During the first week there were 4 ministerial roundatbables and 4 interactive dialougues. Background notes, biographies of speakers and the recordinding can be accessed HERE. The General Discussion resumed on Friday 19th and continues in the second week. Member States address the Commission Part 1 is here and Part 2 is here A list of speakers can be accessed at the top on the page on UN Women’s CSW 65 Page
While the formal program continues virtually within the United Nations the NGO community are hosting multiple parallel events on the NGOCSW 65 Virtual Forum Platform Good Shepherd around the world are presenting a very comprehensive program of the various activities from east to west and north to south. The program schedule can reviewed and many of the events have been recorded either on Facebook or Youtube. I was so happy to have the Contemplative Sisters engaged in designing the Women’s Sanctuary Space on Monday March 15th. It has been recorded on Facebook The videos ‘Glow Within Us All’ and ‘The Call to Belong.’
Some of the Asia Pacific Presentation
Presentation from Africa – Anglola
Fundación Internacional del Buen Pastor América Latina – Congregación de Nuestra Señora de la Caridad del Buen Pastor – Región América Latina. Bolivia-Chile,…
This is a global on line discussion on the role of the United Nations in protecting and promoting civil society space. The discussion will start on January 13th, 2020 and continue until January 24th, 2020. The target audience for this consultation are civil society actors at international, regional, national and local levels working on issues related to development, peace and security, human rights and humanitarian action. You can preview of the questions below, and remember you need to create a profile to begin. See
- What are entry points for you to engage with the UN? What are the challenges you face in engaging with the UN (e.g. unclear about entry points/contacts, opaque and complex procedures, etc.)? Have you ever contested decisions that restricted your participation in the UN?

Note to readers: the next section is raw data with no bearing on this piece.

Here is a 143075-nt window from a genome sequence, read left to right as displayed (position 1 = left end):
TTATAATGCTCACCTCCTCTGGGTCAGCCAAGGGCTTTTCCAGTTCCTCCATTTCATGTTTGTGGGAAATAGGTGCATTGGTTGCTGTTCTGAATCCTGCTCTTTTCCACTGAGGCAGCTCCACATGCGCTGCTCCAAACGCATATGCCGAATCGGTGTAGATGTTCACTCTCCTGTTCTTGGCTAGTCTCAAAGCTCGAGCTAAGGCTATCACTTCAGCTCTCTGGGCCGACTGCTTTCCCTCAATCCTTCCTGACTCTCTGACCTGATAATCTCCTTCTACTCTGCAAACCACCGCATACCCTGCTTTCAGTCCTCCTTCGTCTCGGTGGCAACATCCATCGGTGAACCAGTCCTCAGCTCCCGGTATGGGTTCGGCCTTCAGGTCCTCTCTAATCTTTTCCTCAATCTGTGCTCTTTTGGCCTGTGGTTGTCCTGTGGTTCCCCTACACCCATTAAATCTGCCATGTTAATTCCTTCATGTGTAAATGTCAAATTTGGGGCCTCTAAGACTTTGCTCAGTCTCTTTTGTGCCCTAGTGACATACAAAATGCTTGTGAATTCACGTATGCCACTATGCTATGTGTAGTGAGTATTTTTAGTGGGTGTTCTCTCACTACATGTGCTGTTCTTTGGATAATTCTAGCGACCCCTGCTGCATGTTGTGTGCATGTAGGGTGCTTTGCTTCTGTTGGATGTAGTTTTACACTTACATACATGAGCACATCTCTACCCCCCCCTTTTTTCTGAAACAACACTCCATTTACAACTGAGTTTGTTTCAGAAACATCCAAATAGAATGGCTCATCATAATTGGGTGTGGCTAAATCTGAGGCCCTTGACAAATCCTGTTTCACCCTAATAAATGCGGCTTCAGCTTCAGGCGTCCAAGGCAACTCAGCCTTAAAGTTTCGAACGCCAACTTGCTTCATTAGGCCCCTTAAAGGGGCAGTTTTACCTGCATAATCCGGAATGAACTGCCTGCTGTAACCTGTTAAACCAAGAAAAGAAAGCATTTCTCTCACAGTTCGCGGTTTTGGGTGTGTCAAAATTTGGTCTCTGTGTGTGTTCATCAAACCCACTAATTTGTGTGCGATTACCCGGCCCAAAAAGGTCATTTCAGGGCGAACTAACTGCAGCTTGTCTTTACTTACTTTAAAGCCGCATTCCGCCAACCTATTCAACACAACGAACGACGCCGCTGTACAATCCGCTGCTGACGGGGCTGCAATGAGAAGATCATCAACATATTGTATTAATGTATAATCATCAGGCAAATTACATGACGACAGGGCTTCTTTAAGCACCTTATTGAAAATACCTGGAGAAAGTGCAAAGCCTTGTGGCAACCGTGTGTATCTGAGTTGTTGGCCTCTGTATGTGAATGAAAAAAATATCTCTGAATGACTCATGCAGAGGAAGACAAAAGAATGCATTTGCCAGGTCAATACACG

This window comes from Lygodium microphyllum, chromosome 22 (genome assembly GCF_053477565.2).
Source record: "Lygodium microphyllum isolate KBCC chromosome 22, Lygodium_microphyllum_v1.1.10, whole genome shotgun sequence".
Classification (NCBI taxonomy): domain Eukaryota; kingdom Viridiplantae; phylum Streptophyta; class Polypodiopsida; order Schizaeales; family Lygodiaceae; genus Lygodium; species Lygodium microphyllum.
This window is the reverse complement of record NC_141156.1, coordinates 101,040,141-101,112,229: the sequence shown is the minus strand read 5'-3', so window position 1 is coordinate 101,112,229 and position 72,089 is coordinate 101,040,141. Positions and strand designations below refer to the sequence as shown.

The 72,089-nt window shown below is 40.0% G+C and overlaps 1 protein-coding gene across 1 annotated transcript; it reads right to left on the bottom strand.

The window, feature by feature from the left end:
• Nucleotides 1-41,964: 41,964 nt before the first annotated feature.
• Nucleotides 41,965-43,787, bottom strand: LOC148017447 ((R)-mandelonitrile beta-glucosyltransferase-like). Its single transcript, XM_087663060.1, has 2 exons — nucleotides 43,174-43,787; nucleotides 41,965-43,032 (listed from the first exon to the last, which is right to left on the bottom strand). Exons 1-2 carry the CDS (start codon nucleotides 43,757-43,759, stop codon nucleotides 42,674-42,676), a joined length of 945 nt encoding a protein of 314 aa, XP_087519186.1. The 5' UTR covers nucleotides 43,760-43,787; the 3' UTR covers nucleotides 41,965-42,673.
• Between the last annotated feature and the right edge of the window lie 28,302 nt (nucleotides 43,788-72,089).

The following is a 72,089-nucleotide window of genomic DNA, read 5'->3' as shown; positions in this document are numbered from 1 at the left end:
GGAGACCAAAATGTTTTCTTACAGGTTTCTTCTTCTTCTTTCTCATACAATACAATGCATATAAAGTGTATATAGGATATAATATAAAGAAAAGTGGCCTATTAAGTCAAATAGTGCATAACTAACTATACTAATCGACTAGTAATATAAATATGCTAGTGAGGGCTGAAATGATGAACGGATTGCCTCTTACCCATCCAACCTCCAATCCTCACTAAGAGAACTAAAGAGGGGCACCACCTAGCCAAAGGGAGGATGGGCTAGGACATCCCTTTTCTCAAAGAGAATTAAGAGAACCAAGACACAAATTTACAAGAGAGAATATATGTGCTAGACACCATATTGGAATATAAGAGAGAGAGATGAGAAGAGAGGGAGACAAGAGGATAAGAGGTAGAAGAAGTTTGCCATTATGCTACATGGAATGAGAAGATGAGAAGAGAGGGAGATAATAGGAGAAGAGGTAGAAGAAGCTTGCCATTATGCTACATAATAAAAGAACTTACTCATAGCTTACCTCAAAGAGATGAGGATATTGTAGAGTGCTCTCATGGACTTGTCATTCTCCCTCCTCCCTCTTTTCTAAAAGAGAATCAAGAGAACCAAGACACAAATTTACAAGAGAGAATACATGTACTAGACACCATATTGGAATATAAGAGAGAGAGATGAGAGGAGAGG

- How do you receive information about UN processes? Have you experienced any difficulties in accessing information about the UN’s policies and processes? What measures do you suggest to improve access to information and quality of information?
- With a view to “leaving no one behind”, what can the UN do to reach out to diverse civil society actors or groups (e.g. women, youth, persons with disabilities, ethnic and religious minorities, indigenous peoples, LGBT individuals) in your country/region/area of work? Can you provide good examples of the UN reaching out to specific groups?
- Do you have any comments about civil society participation in intergovernmental forums (e.g. Security Council, ECOSOC, Human Rights Council, Universal Periodic Review, various commissions etc.)? Do specific groups (e.g. women, youth, migrants, minorities, indigenous peoples, LGBT groups etc.) face greater obstacles than others in accessing UN inter-governmental fora? How could the UN support efforts towards more diversity?
Q2. Protection of civil society actors:
- What role do you expect the UN to play in situations when civil society actors are at risk (e.g. of intimidation, threats and attacks off-line and on-line)? Can you provide examples of the UN taking such measures?